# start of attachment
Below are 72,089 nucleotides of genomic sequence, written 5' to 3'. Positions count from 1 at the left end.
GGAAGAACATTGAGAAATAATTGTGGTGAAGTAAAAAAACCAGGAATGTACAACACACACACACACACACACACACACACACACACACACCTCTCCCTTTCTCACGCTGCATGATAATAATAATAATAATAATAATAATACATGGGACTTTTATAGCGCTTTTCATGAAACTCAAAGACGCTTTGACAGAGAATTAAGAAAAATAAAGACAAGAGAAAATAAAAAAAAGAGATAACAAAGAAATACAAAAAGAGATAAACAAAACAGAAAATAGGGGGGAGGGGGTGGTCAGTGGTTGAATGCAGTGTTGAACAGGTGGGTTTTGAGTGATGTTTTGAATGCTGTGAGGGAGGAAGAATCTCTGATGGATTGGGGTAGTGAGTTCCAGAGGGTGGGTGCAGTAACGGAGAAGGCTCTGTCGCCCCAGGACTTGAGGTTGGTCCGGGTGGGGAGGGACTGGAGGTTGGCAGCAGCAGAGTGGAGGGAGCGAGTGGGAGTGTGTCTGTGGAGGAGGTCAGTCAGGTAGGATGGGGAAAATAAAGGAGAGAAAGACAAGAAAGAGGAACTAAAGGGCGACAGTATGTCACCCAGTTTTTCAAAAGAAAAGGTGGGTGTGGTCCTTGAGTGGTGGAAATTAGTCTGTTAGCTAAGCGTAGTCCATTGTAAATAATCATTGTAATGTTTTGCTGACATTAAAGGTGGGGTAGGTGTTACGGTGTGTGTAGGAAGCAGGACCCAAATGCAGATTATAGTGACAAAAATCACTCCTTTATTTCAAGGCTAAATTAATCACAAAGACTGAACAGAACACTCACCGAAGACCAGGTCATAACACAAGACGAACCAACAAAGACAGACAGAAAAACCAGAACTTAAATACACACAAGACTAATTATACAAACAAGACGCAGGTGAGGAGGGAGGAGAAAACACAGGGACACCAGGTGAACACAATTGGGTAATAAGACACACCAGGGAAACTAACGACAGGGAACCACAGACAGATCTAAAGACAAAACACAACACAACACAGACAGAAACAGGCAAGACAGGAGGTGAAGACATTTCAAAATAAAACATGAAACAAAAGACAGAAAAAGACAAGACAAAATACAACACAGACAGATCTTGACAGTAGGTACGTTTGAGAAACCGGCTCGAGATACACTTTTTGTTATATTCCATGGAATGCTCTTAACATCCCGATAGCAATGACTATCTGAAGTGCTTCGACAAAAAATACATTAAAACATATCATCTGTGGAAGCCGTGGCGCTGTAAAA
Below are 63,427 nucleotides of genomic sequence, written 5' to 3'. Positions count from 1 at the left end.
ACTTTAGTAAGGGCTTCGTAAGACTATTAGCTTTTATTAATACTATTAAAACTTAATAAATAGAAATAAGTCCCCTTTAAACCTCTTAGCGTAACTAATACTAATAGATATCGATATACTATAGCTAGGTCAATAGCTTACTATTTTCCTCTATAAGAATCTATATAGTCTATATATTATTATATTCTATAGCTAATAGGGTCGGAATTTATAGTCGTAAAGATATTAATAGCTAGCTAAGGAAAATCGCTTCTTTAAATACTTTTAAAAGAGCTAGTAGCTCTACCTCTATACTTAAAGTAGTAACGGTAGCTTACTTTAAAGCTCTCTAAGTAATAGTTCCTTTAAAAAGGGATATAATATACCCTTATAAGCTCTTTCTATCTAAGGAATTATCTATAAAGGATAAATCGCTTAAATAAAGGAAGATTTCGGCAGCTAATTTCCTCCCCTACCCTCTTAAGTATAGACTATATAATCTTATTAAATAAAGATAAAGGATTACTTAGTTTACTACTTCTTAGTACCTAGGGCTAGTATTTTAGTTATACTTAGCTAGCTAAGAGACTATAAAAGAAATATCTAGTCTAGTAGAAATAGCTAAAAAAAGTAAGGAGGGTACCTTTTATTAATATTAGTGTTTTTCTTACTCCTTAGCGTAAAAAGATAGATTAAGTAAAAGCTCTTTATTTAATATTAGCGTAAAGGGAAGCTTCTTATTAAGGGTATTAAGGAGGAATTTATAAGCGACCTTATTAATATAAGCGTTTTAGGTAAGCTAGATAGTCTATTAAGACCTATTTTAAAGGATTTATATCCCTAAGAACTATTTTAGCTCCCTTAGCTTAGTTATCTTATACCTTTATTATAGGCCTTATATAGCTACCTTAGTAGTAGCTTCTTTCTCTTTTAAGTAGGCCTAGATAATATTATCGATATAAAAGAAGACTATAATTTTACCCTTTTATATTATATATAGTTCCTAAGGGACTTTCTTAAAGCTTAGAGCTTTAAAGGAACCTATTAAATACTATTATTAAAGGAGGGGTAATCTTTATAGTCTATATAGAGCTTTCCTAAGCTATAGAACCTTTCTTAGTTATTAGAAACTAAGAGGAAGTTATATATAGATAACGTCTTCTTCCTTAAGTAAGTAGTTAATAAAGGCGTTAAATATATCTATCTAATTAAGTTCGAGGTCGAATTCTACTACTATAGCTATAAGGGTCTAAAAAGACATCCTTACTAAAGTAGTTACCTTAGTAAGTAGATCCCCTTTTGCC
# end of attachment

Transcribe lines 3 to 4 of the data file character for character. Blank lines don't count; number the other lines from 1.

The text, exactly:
Below are 63,427 nucleotides of genomic sequence, written 5' to 3'. Positions count from 1 at the left end.
ACTTTAGTAAGGGCTTCGTAAGACTATTAGCTTTTATTAATACTATTAAAACTTAATAAATAGAAATAAGTCCCCTTTAAACCTCTTAGCGTAACTAATACTAATAGATATCGATATACTATAGCTAGGTCAATAGCTTACTATTTTCCTCTATAAGAATCTATATAGTCTATATATTATTATATTCTATAGCTAATAGGGTCGGAATTTATAGTCGTAAAGATATTAATAGCTAGCTAAGGAAAATCGCTTCTTTAAATACTTTTAAAAGAGCTAGTAGCTCTACCTCTATACTTAAAGTAGTAACGGTAGCTTACTTTAAAGCTCTCTAAGTAATAGTTCCTTTAAAAAGGGATATAATATACCCTTATAAGCTCTTTCTATCTAAGGAATTATCTATAAAGGATAAATCGCTTAAATAAAGGAAGATTTCGGCAGCTAATTTCCTCCCCTACCCTCTTAAGTATAGACTATATAATCTTATTAAATAAAGATAAAGGATTACTTAGTTTACTACTTCTTAGTACCTAGGGCTAGTATTTTAGTTATACTTAGCTAGCTAAGAGACTATAAAAGAAATATCTAGTCTAGTAGAAATAGCTAAAAAAAGTAAGGAGGGTACCTTTTATTAATATTAGTGTTTTTCTTACTCCTTAGCGTAAAAAGATAGATTAAGTAAAAGCTCTTTATTTAATATTAGCGTAAAGGGAAGCTTCTTATTAAGGGTATTAAGGAGGAATTTATAAGCGACCTTATTAATATAAGCGTTTTAGGTAAGCTAGATAGTCTATTAAGACCTATTTTAAAGGATTTATATCCCTAAGAACTATTTTAGCTCCCTTAGCTTAGTTATCTTATACCTTTATTATAGGCCTTATATAGCTACCTTAGTAGTAGCTTCTTTCTCTTTTAAGTAGGCCTAGATAATATTATCGATATAAAAGAAGACTATAATTTTACCCTTTTATATTATATATAGTTCCTAAGGGACTTTCTTAAAGCTTAGAGCTTTAAAGGAACCTATTAAATACTATTATTAAAGGAGGGGTAATCTTTATAGTCTATATAGAGCTTTCCTAAGCTATAGAACCTTTCTTAGTTATTAGAAACTAAGAGGAAGTTATATATAGATAACGTCTTCTTCCTTAAGTAAGTAGTTAATAAAGGCGTTAAATATATCTATCTAATTAAGTTCGAGGTCGAATTCTACTACTATAGCTATAAGGGTCTAAAAAGACATCCTTACTAAAGTAGTTACCTTAGTAAGTAGATCCCCTTTTGCC